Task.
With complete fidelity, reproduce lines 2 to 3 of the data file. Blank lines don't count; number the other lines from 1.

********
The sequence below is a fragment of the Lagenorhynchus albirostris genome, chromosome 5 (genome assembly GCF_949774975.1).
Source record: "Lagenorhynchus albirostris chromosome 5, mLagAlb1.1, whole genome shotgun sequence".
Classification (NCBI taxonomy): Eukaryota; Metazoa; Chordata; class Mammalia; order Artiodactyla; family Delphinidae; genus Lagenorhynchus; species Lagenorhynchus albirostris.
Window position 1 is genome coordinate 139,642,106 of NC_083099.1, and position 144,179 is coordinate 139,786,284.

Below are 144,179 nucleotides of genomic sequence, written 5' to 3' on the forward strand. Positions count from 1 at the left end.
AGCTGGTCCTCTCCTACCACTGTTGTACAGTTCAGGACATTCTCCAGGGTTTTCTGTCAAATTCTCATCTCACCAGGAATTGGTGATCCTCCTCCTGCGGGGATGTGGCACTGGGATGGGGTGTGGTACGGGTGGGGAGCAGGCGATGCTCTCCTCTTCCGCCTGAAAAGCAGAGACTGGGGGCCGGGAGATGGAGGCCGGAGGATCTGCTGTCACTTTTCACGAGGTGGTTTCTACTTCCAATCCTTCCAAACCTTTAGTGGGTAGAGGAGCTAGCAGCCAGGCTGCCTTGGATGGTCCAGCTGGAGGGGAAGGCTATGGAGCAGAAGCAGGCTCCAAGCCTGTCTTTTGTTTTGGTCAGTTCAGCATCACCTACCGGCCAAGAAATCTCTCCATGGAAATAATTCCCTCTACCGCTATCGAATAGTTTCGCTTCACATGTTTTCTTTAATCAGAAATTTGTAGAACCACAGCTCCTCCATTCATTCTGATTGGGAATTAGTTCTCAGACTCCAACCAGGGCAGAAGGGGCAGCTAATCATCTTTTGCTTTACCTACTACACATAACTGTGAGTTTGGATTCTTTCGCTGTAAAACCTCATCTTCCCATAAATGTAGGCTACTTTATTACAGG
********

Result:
Source record: "Lagenorhynchus albirostris chromosome 5, mLagAlb1.1, whole genome shotgun sequence".
Classification (NCBI taxonomy): Eukaryota; Metazoa; Chordata; class Mammalia; order Artiodactyla; family Delphinidae; genus Lagenorhynchus; species Lagenorhynchus albirostris.